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Second Insight

Creating Patterns – The Magic of Human Kindness

"…..he was intrigued by the way she played.”

One day, when the young June sunshine was warming the wood and playing its sunbeams over a rippling stream, a little girl was crouched at the edge of the water reaching down for the shiny smooth pebbles which lay tantalisingly on the stream bed.

To her they were precious jewels which she treasured, feeling the smooth weight of them in her hands. She had gathered a few beside her and was organising them, with great care and precision, into a particular order which was greatly significant to her.

After contemplating her ordered work she became aware that the smooth, round, jet pebble was beckoning to her. Taking it in her hand she gazed at it, followed its bidding, and flung it back in the stream.

The stream hit back at her, splashing water into her eyes, making her take a step back and look up. A magpie.

Her heart missed a beat, a solitary magpie, one for sorrow. She didn’t like the feeling that began to take grip of her. There it was again, resolutely alone. She remembered the old law and looked quickly into the stream and caught the sight of its reflection. Two for joy. She rippled the surface of the water, creating three for a girl then four for a boy.

She stopped. That was enough. She felt the sudden cold as the sun hid behind a cloud, and she caught sight of a fish darting to hide behind a stone. She heard the warning croak of a frog. With utter composure, she turned to greet the approach of the boy.

Cross and lost inside himself; she didn’t fear him. She turned from him and returned to the demands of the order of her stones. He didn’t run from her, he didn’t feel afraid of her. He noted that she was smaller than he. A great feeling of brutish power began to course its way through him, making him feel mighty and strong.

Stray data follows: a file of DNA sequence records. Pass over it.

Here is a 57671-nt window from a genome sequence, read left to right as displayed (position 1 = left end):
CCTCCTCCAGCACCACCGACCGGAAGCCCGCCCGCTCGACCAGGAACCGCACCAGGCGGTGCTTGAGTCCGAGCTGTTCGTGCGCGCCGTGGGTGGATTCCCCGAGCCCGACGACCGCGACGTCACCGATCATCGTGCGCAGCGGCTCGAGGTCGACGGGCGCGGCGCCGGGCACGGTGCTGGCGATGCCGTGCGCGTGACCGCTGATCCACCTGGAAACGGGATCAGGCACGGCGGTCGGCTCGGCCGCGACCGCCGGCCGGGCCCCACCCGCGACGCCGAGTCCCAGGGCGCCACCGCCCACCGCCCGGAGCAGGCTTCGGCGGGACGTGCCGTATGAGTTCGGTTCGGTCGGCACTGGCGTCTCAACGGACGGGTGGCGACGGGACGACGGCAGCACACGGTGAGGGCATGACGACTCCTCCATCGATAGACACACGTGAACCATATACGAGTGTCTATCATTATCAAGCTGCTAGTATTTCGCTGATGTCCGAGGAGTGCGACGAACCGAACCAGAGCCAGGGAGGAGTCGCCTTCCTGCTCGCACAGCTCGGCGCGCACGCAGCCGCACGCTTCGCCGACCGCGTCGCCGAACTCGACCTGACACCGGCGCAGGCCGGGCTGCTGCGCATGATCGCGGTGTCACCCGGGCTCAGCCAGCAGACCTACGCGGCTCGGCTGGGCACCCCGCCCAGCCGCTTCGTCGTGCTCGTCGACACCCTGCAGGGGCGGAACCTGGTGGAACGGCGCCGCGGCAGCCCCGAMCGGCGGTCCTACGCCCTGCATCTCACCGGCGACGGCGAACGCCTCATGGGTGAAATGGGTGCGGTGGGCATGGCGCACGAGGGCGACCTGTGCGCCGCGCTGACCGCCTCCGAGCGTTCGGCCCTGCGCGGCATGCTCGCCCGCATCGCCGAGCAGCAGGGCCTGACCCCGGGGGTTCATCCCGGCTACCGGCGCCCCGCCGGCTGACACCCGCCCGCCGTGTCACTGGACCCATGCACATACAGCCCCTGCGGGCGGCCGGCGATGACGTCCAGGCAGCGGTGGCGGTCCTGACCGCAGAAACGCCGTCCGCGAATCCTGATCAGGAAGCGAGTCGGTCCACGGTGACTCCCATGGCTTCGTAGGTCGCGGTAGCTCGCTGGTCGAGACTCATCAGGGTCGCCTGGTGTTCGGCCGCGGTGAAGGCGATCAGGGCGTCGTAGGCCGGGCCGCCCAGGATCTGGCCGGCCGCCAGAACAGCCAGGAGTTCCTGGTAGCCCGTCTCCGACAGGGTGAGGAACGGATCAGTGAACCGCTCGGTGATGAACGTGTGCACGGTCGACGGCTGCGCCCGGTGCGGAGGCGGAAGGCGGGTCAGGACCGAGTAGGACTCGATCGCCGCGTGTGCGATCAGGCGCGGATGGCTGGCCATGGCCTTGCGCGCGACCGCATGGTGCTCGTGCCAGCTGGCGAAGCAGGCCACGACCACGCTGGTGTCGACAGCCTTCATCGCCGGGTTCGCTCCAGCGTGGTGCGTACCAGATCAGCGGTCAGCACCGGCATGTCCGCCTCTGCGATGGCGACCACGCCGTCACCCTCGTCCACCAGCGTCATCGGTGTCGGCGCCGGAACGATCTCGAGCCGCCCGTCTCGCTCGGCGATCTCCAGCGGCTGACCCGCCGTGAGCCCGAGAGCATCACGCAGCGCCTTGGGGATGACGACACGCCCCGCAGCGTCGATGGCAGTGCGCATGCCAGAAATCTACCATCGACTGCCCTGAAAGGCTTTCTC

He observed her practising her stone ritual for a while and, as he watched her at play, he became more and more aware of the brutal nature of this strange new power that was feeding his sense of personal strength. After a few moments he strode over to her, grabbed her by her wrist and shouted at her to leave his stream alone.

The young girl was shocked by his ferocity; his angry grip was cutting into her wrist. “Let me go, let me go,” she cried, “you’re hurting me, let go of me.”

“You’ve no right to be playing here, it’s my stream,” the boy scolded her.

“What do you mean it’s your stream, you stupid….” she retorted. “This stream doesn’t belong to anybody. Anyone can play in it. Who do you think you are? Go away and leave me alone.” Her dark eyes blazed at him.

He tried to summon his brute strength to glare back at them. He failed, and quickly turned on his heels and left. He felt angry; angry that the small girl had argued with him, angry that he had walked away, angry at the memory of her playing happily, seemingly oblivious to him. The girl stayed. She didn’t go away.

She was there the next day, and the next day, and the next, and the next. Every day they met and every day he felt that particular brute strength and argued with her, and every day the little boy would come away feeling cross and powerless.

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